Currently missing in the existing reentry and electronic monitoring literature, however, is a focus specifically on violent offenders, especially those who have committed more than one violent offense, and their perceptions of the electronic monitor as a sanction. Similarly, most previous studies have focused on mixed groups of offenders that include those convicted of felonies, misdemeanors, and traffic offenses. In each instance, a large number of individuals have received the electronic monitoring sanction due to a driving under the influence offense, in which case electronic monitoring is mandatory in some jurisdictions. To date, only one study has focused on electronic monitoring of offenders who have just been released from a period of incarceration, however, the sample used in this study reflects offenders who would have experienced a jail term, work-release program, just the electronic monitor, or a variation of the three in tandem (Gainey et al, 2006). Therefore, it is critical that more research is done on offenders just exiting a prison sentence and who are attempting to reintegrate back into the community. The effects, consequences, and implications of electronic monitors on offenders reentering society after long prison stints may be dramatically different than those on electronic monitors who have not experienced prison, and even more so for chronic violent offenders.
In order to fill the void in the literature and study the perceptions of a unique group of offenders and how this perception affects their experience on electronic monitors upon release from prison, the following study seeks to address the following questions:
What is the general experience of electronic monitors for chronic violent offenders?
Do violent offenders find electronic monitors to be a deterrence to present or future criminal behavior?
Do violent offenders perceive electronic monitors to be beneficial or detrimental to their reentry experience upon release from prison?
Do electronic monitors increase or lower parole violations for violent offenders?
What policy lessons can be learned from chronic violent offenders just released from prison?
Potential Methods and Data Gathering
The data will be gathered from offenders who have been on electronic monitors as a stipulation of parole upon release from prison. To keep the number of cases as high as possible, offenders who have had one or more violent offense convictions will be included. If there are enough violent offenders who have multiple violent convictions on record they will be compared to offenders who only have one violent offense to account for any potential differences in situational violent offenders compared to chronic, or repeat, violent offenders.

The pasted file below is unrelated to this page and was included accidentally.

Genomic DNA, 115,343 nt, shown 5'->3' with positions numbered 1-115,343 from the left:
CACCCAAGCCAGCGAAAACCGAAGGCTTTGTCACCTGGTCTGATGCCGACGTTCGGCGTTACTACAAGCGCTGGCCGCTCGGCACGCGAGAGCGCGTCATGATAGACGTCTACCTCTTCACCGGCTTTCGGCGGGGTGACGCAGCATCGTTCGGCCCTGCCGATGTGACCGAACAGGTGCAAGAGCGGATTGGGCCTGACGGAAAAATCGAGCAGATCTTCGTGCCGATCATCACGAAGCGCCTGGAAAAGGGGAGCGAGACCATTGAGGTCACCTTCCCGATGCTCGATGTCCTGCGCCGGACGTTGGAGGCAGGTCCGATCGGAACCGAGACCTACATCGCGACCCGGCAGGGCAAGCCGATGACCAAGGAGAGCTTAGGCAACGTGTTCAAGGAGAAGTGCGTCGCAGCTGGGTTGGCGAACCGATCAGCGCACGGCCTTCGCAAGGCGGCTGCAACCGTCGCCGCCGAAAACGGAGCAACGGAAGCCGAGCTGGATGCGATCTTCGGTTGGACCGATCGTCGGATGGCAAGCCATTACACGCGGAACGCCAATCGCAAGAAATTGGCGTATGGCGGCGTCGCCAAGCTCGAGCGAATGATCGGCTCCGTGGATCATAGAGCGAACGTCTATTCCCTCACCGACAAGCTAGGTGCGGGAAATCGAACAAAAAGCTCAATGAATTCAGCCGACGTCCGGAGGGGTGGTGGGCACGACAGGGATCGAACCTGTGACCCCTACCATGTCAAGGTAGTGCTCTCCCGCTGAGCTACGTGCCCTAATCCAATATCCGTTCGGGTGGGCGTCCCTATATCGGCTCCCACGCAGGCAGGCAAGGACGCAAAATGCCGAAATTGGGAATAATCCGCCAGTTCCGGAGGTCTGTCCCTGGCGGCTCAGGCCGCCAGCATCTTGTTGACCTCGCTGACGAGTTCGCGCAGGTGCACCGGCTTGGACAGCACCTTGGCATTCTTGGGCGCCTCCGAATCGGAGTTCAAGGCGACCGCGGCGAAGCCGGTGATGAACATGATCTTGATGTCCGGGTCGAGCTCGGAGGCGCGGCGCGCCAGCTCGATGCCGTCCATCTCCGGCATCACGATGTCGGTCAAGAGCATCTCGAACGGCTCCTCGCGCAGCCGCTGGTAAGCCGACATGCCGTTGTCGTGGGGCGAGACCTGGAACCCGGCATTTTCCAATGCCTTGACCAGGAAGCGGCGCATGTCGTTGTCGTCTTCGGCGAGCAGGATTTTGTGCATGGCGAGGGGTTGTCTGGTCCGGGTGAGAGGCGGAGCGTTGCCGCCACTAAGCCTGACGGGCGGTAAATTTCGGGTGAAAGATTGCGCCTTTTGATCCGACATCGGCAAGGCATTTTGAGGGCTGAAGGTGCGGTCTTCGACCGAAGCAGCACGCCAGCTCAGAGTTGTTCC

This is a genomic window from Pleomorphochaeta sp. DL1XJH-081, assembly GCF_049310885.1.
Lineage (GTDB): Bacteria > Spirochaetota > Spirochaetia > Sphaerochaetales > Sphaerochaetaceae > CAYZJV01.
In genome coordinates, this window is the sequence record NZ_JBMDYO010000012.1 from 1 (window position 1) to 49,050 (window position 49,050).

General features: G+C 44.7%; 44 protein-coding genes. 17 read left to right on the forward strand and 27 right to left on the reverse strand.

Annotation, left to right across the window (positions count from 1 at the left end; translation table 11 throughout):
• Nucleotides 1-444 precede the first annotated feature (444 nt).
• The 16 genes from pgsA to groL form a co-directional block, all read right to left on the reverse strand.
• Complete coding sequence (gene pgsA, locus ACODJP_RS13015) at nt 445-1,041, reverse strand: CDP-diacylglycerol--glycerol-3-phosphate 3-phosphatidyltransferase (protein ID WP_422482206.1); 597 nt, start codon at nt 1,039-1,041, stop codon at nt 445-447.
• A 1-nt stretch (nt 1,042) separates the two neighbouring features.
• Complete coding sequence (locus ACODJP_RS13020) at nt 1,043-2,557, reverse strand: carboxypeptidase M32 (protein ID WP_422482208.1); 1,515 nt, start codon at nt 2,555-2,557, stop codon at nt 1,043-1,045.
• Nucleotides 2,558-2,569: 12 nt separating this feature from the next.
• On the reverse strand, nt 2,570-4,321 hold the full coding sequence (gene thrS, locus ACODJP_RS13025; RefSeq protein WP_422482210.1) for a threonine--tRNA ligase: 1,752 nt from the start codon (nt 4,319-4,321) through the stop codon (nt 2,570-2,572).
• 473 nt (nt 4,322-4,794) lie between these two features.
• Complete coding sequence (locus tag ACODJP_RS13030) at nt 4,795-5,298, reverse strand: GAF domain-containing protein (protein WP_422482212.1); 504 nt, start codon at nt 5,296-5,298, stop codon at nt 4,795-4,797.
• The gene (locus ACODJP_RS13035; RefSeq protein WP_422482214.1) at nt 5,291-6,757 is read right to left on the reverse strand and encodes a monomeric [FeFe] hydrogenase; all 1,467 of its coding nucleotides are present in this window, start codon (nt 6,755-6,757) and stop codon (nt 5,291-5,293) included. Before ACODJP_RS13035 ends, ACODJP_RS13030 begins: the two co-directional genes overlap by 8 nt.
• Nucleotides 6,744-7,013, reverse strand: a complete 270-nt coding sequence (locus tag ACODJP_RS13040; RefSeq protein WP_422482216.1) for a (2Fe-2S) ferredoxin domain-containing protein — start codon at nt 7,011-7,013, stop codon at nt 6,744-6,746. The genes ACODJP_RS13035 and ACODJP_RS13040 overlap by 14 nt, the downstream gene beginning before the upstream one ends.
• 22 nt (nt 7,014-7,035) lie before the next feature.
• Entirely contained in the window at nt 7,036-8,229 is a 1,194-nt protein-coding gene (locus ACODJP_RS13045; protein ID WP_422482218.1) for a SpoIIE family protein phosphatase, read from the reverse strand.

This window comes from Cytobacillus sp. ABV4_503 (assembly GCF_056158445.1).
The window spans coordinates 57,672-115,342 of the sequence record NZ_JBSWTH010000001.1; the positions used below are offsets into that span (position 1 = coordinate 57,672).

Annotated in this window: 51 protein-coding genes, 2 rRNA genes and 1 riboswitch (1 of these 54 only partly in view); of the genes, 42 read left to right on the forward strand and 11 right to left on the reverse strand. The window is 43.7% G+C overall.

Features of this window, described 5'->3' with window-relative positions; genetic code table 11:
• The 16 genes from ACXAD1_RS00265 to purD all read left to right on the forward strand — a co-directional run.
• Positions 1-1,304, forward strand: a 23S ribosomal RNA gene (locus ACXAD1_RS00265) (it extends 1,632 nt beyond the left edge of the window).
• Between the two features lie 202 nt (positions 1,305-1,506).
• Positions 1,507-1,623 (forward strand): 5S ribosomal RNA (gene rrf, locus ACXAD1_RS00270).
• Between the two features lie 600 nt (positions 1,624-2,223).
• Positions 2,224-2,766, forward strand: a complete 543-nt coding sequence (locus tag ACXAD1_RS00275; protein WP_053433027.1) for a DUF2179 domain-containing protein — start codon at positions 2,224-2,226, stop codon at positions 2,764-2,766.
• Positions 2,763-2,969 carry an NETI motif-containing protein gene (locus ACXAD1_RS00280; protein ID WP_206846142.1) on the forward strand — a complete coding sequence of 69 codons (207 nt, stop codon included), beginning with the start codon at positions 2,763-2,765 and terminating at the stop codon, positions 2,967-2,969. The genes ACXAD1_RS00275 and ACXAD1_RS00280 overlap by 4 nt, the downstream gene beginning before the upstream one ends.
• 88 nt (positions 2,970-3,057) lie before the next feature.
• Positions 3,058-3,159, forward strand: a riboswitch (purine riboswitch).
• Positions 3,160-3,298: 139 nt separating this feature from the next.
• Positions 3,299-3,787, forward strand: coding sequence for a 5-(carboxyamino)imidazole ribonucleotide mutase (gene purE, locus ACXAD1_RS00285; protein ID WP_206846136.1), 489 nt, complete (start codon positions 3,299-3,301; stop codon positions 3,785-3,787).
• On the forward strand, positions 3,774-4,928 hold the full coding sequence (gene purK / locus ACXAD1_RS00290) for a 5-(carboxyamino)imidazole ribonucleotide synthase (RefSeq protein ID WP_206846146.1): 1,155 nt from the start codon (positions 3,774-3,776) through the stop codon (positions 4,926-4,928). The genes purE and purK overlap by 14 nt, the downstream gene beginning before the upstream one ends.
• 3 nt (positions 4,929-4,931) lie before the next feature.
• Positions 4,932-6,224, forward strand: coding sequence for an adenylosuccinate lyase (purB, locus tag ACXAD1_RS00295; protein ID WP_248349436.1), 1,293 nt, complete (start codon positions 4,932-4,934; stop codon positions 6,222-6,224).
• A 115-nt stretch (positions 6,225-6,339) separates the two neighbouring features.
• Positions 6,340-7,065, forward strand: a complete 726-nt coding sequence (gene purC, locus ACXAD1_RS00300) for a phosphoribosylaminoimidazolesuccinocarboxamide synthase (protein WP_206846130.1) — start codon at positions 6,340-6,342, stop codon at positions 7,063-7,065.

In order to reach this specific subgroup of offenders, snowball sampling will be utilized. It is posited that repeat violent offenders have distinguishing personality characteristics and thus would be more likely to associate with similar or like-minded individuals while incarcerated. Additionally, individuals who may have engaged in greater amounts of violence that is not officially documented would be reachable through the snowball sampling approach. By solely looking at official records, many individuals who have engaged in numerous acts of violence may be unaccounted for.
Individuals who are already off parole will be contacted and, under strict anonymity, asked if they would be willing to participate in a research study. It is anticipated that phone and in-person interviews will be utilized if the person of interest is not located within a relatively close distance. The interview will take approximately forty-five minutes to an hour and a half. The interview tool that was utilized to develop the interview protocol for the present research is the Prisoner Reentry in Missouri: Interview Protocol. Since the focus of the original interview protocol was to target sex offenders, some questions have been removed or changed. In order to include electronic monitoring and parole specific questions, another section has been added (See Appendix 1).